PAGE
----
The impact of the 2008-09 recession was profound, certainly in terms of broad economic impact such as gross domestic product and employment.
It also changed the psyche of many business people, who are quicker now to look for directional signals to help forecast where the economy is going. Some business leaders still are largely guided by “gut,” while others use customer or supply chain anecdotes as their economic research.
Media reports on federal data releases also offer clues on economic trajectories though, particularly for small business leaders, this information can be more confusing than insightful. Most economic data is backward looking.
Publication lag time limits the data’s usefulness for guiding business decisions, instead restricting its role to confirming what leaders may be sensing intuitively or experiencing directly. For example, local and regional data documenting changes to GDP are typically released 12 to 18 months after they have been collected. In 2019, we see what happened in 2017.
That information is certainly helpful to public policy makers but is too late to guide business decision-making effectively.
So where can small business leaders turn for a simple, real-time barometer of the economy? One great option is the University of Michigan’s Index of Consumer Sentiment. This indicator is a long-standing, highly regarded measure, and it is available for free (sca.isr.umich.edu). The Index measures consumer optimism based on household attitudes toward current conditions and future expectations.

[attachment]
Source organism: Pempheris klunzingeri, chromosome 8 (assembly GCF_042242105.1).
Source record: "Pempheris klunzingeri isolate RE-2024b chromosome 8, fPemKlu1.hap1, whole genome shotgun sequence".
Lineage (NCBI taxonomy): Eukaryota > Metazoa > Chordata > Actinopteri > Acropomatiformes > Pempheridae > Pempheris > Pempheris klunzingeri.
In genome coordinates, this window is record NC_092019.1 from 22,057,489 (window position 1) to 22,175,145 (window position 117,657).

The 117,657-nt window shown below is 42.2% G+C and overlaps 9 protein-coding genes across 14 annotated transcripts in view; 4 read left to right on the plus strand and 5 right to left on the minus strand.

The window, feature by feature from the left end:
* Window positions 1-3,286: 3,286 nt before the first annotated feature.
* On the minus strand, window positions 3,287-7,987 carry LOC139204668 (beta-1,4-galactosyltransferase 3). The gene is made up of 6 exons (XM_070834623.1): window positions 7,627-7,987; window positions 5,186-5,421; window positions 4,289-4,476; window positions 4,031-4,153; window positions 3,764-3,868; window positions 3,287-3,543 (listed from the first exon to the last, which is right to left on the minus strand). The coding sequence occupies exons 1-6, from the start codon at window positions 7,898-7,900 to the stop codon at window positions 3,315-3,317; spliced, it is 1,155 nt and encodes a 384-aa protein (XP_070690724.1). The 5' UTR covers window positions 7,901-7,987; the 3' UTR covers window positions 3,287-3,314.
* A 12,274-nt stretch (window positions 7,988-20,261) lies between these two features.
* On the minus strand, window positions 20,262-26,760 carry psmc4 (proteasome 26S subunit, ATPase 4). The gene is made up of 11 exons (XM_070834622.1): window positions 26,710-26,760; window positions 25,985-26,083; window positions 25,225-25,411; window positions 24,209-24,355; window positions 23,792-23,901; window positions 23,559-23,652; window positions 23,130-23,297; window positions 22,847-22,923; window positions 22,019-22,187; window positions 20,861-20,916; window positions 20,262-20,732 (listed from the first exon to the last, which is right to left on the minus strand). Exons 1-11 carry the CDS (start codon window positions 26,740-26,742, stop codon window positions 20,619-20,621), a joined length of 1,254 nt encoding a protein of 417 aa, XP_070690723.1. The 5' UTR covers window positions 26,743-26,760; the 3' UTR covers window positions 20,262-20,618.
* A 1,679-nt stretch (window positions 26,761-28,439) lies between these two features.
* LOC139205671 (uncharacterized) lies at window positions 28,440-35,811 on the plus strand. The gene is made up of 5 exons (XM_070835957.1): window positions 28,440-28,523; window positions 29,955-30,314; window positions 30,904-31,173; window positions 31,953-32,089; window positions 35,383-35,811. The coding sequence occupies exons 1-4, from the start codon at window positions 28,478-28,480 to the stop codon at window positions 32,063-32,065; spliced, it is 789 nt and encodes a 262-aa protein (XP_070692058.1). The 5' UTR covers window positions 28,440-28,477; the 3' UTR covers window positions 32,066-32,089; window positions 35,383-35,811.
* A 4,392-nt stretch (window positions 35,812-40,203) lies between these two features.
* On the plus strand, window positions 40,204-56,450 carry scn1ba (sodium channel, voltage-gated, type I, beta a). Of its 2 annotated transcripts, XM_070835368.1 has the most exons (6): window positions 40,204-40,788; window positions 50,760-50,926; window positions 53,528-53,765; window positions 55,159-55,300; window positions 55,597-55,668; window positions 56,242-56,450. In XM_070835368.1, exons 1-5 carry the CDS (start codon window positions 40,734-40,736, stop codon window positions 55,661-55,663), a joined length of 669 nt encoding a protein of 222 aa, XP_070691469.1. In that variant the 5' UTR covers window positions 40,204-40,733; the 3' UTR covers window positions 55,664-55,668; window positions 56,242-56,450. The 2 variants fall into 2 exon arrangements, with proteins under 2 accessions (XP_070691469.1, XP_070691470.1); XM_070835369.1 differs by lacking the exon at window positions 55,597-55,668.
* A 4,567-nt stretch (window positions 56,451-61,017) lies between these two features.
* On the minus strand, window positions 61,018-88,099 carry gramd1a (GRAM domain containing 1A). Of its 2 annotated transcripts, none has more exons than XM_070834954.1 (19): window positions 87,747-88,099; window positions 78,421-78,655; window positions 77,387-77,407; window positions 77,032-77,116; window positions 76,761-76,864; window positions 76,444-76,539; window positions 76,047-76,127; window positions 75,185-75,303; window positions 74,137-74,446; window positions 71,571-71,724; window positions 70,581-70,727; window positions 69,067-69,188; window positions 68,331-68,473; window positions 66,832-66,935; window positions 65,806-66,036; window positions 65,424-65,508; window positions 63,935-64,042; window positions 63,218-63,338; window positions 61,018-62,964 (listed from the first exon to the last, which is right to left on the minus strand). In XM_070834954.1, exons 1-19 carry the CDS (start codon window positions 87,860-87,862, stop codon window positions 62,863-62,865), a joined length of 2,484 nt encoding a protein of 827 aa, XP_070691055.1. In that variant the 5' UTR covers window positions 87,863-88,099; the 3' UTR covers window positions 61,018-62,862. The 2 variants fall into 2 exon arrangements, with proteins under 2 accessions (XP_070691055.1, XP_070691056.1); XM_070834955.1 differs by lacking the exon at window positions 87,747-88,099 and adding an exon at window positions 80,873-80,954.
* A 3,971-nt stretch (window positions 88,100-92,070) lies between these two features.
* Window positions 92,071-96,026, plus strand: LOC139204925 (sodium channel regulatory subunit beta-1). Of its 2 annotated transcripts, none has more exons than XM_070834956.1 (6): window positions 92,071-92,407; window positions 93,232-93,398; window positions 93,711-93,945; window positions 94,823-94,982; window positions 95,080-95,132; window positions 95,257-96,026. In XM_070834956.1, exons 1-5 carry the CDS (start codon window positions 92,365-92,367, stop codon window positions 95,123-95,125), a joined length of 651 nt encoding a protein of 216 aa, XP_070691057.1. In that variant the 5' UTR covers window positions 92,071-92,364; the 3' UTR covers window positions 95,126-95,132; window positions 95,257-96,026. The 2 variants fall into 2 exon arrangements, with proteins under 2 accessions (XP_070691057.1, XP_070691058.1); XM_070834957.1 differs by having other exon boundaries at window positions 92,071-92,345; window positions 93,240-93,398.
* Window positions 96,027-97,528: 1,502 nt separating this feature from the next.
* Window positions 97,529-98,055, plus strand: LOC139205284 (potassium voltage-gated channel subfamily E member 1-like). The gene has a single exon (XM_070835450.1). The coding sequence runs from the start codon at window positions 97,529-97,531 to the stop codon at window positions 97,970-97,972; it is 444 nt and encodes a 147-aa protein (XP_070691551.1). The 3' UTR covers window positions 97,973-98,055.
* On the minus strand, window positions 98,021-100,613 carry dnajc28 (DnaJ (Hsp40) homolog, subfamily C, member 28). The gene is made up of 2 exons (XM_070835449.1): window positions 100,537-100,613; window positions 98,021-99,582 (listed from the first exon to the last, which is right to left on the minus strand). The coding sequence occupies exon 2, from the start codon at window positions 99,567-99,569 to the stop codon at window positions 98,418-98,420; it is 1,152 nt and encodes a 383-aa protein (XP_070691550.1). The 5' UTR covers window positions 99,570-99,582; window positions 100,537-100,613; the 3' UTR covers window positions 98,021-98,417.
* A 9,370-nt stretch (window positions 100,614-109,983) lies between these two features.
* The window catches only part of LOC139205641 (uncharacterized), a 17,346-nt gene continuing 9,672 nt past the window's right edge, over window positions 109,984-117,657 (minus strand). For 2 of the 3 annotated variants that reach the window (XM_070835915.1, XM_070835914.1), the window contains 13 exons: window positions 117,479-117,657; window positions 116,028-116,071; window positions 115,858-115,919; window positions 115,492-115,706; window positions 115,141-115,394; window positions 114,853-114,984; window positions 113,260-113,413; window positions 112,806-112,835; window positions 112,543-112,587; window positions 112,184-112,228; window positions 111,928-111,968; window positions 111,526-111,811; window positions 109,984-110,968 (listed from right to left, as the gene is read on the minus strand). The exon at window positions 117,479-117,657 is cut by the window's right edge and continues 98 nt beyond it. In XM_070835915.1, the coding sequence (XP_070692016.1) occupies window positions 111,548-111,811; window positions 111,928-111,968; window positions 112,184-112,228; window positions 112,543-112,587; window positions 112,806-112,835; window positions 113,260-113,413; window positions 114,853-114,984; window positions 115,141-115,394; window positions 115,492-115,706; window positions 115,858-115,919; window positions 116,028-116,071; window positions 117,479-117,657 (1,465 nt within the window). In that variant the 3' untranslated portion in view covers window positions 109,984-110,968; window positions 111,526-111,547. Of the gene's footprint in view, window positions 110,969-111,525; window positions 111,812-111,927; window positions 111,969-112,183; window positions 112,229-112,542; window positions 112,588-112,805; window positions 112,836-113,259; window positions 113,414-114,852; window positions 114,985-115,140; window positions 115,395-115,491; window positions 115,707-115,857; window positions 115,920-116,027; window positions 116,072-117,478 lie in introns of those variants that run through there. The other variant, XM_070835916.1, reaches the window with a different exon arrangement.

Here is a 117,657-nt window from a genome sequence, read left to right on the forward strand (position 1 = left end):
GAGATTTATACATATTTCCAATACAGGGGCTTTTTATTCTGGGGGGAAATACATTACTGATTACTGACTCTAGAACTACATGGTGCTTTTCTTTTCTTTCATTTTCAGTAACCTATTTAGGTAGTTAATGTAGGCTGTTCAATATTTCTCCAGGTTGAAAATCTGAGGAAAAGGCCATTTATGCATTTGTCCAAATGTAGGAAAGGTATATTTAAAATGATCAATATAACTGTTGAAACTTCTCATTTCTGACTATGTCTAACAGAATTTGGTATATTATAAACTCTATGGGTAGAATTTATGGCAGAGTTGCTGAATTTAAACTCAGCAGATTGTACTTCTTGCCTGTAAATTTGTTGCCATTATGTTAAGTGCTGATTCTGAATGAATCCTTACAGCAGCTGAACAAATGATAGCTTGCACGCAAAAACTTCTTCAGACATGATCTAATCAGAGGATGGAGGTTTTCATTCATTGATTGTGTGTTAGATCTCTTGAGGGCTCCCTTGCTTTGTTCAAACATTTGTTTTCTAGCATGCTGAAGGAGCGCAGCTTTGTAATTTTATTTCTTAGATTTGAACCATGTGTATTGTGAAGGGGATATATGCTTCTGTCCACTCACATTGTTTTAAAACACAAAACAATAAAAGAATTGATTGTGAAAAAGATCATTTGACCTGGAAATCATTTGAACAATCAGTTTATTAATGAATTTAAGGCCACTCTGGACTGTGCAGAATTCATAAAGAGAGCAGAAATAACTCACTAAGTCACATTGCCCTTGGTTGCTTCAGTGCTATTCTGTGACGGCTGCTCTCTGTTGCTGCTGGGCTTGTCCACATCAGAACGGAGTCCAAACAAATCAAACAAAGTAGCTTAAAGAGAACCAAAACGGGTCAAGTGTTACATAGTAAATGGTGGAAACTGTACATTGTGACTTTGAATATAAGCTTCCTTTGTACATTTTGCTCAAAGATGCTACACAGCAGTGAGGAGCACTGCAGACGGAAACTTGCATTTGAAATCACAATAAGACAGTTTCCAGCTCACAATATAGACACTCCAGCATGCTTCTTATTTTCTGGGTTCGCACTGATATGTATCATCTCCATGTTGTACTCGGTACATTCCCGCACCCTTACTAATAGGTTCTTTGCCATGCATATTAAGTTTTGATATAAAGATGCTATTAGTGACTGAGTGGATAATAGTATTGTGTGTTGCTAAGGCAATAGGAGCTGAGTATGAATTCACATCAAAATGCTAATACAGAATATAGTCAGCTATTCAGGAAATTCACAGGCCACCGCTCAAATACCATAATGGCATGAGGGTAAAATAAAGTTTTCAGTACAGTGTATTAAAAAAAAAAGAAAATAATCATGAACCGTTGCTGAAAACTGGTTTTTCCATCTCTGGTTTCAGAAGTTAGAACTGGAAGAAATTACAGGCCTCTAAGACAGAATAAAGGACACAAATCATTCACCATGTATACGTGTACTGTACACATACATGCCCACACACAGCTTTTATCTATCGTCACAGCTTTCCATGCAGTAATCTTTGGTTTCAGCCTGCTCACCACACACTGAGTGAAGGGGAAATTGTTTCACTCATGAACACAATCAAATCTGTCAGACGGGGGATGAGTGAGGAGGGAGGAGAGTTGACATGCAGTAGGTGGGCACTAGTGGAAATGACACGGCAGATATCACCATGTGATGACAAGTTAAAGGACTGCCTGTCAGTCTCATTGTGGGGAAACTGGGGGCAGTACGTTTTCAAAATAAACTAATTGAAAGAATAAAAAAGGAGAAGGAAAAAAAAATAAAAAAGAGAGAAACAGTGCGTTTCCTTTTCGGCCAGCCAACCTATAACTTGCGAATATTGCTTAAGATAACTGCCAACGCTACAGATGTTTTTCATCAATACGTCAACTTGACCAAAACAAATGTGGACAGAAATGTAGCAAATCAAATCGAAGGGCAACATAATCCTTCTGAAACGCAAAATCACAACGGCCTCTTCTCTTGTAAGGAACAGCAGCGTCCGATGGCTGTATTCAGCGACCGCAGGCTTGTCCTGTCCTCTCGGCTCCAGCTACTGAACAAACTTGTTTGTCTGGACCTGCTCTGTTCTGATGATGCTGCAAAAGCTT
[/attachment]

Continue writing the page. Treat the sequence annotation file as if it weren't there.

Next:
It’s a valuable measure, as households are considered the engine of our economy. This spending, termed consumer spending or personal consumption, accounts for almost 70 percent of gross domestic product. As such a sizable share of the economy, household spending can drive economic expansions and contractions.
Dating back to the early 1950s when the index was first collected, consumer sentiment and gross domestic product have loosely tracked together.
While economists may argue over whether consumer confidence is a lagging or leading indicator on the direction of the economy, it has two advantages for any business. It is easily accessible, and it has one of the shortest lag times between when the data is collected and when it is released, making it highly relevant to real-time decisions.
Businesses use measures of consumer confidence to discern headwinds and tailwinds in the economy. A strong drop in the index can signal economic downturns, while continuous month-over-month decreases in consumer confidence can suggest an economic slowdown.
The behavior of the index over the first part of 2019 is insightful. The year started with January’s consumer confidence at its lowest level since June 2016, which is largely attributed to the federal government shutdown.
With three months of data for this year, January’s reading does not appear to signal a downturn. Consumer confidence recovered. Although slightly lower than this time last year, consumer confidence remains at historically high levels. Consumers do not appear to be signaling a weary outlook or plans to put the brakes on the economy.
Trends in the consumer confidence index have relevance not just to businesses selling direct to households, but for small and large businesses regardless of their industry sector.
A monthly look at the index can be one factor to assess if course corrections and planning adjustments are warranted. The index also introduces a simple step toward a more disciplined approach to utilizing good data analytics to guide business decision making.
• Naomi Young is director of Economic Development Co. Lancaster County’s Center for Regional Analysis.